Saturday, December 22, 2012

East London around Cape Agulhas to False Bay

East London had a little yacht club but was not very welcoming when we strolled into the club.  They had a braii going and several folks were at the bar drinking but no hellos were forthcoming.  We stayed just long enough to read several postings on their bulletin board that were warning about bad crime areas to avoid and shopping areas that were not safe.  We decided to honor the bad vibes and stayed aboard for the next 2 days until the winds calmed for our next leg.  The river was quite calm though and we were anchored near the moorings but away from the large shipping docks.   


We amused ourselves by watching several capybara scurrying among the rocks on shore. The capybara is the largest extant rodent in the world. It’s related to chinchillas and guinea pigs.  They are native to South America and live near bodies of water so I suppose we will see more of them in Brazil. 


Mercedes-Benz also has a manufacturing plant in East London and we watched 1000 brand new C-Class vehicles loaded on a ship bound for the USA (we were told). 

It was a calm 1 ½ day passage to Knysna (pronounced Nizna) and we entered this protected bay through a narrow set of rocks and passed over a couple of shallow bars. Most of the cruising books say it is a dangerous entry in strong winds, but we had calm seas for our entry and the charts were accurate.   

Gerald and Di had told us this was a nice town and we found it so.  We cautiously were guided into the yacht club dock (meant for smaller boats) and received a warm welcome.  We had a nice lunch at the yacht club and they found us room at another dock for our stay.  We had power and water and several grocery stores and nice boutique shops were just a short stroll away.  We saw many shops with carved and decorated ostrich eggs and just had to buy one.   


One of the yacht club members made me a small wooden piece to fix one of the pilothouse drawers and would not take any money for his work.  Our only disappointment was that we were unable to find a rental car since this is the big South African holiday/vacation season and all cars were booked until mid-January.

We enjoyed our 5 days in Knysna waiting for a calm period to go around Cape Agulhas on our next 1 ½ day passage to Simonstown.  We left early in the morning in order to reach the Cape at the time of lowest wind and seas and had some fog on our way past the entrance.  We followed our electronic breadcrumb trail on the chartplotter and were thankful for our radar.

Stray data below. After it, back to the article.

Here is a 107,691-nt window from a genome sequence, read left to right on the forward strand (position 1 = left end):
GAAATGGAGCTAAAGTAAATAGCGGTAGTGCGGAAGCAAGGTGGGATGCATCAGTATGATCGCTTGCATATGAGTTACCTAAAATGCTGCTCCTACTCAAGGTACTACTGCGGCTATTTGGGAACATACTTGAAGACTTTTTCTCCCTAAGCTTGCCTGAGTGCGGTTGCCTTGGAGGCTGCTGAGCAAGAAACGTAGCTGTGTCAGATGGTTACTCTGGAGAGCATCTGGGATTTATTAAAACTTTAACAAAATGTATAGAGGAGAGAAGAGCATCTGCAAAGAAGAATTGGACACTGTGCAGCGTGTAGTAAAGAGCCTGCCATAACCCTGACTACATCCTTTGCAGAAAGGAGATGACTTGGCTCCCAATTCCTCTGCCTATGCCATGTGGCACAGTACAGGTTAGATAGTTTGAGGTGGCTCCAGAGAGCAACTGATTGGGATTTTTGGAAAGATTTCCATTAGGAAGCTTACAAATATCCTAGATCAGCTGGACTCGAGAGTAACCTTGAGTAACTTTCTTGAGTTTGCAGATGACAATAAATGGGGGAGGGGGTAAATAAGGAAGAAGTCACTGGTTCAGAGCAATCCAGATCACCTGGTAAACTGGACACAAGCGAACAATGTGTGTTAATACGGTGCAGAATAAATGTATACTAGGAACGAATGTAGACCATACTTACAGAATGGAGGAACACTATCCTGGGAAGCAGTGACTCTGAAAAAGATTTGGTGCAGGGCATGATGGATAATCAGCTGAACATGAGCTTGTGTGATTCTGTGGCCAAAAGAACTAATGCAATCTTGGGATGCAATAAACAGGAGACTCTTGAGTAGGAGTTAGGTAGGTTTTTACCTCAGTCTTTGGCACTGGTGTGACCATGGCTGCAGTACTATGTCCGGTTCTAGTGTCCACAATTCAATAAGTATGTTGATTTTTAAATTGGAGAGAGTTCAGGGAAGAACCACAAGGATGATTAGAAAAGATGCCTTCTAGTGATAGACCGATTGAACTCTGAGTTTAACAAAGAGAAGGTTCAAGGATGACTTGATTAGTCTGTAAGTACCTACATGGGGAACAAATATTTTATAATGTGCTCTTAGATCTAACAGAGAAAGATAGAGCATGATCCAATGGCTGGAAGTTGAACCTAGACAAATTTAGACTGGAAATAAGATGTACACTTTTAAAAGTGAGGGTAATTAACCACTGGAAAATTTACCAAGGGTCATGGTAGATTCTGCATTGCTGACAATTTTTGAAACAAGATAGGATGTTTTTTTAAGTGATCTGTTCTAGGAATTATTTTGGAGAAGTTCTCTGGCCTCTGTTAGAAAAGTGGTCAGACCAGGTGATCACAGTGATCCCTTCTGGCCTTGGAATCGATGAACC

Cape Agulhas is one of the world's Great Capes and the dividing line between the Indian and Atlantic Oceans.  It was named Cabo das Agulhas (Cape of Needles) by 16th Century Portuguese explorers due to the dangerous rocks that line the coast.  When the surging Agulhas Current, bringing warm waters from the Indian Ocean, collides with the cold Atlantic waters of the Benguela Current and a strong breeze, the sea here can be tempestuous. The currents, combined with the shallows and reefs of the Agulhas Bank, make this a dangerous stretch of water that has claimed many ships.  Within the seas around Cape Agulhas are the remains of some 124 ship wrecks that occurred between 1673 and 1990.  Cape Agulhas is Africa's southernmost point.
With our modern-day advantage of weather forecasting and internet on the boat, we enjoyed the predicted calm conditions and had less than 10 knots of wind as we rounded the Cape.  Four years after leaving Connecticut, sailing south to the Caribbean and west through the Panama Canal, crossing the Pacific and Indian Oceans and Java Sea, it feels wonderful, like coming home, to be back in the Atlantic Ocean. We still have a lot of miles between here and home, but after rounding the Cape, everything else looks very doable.

We spent the rest of the day passing around Danger Point and Cape Hangklip in light, following winds as cape fur seals, African (Jackass) penguins and huge schools of dolphins swam around the boat.  We had little or no current for most of this trip and arrived around 9:30 pm, and put the anchor down in False Bay.   We were surprised that the wind increased dramatically in the last 10 miles near Simonstown (land effect) and we decided that trying to dock in pitch blackness and 35 knot winds would not have been our best decision.  The anchor held through a rolly night and the winds dropped to 20 knots by morning and we had no trouble backing into our waiting slip at the False Bay Yacht Club.  

Here we will spend Christmas with the Mojumbo and Cat Mousses kid boats and more than 10 other international boats that we have met along our way.  The town seems lovely.  There are occasional seals lying on the dock and a group of nesting penguins just up the road from the yacht club and the water is surprisingly clear here.  We can take a train ($2.50 for all three of us) to Fish Hoek for groceries in about 20 minutes or to Capetown in about an hour and a half.


We wish all our readers and our families a Christmas full of wonder and blessings for the coming year.  We are looking forward to crossing our last ocean and completing our circumnavigation when we arrive in Trinidad in the coming year. 


Saturday, December 8, 2012

Richards Bay and Durban to East London

Richards Bay was nice and we had a berth at the Tuzi Gazi marina.  The docks were a little rickety but better than the Zulu Yacht club.  Free water and Electric made it more desirable.  We ran two air conditioners on warm days and had unlimited hot, fresh water showers every day.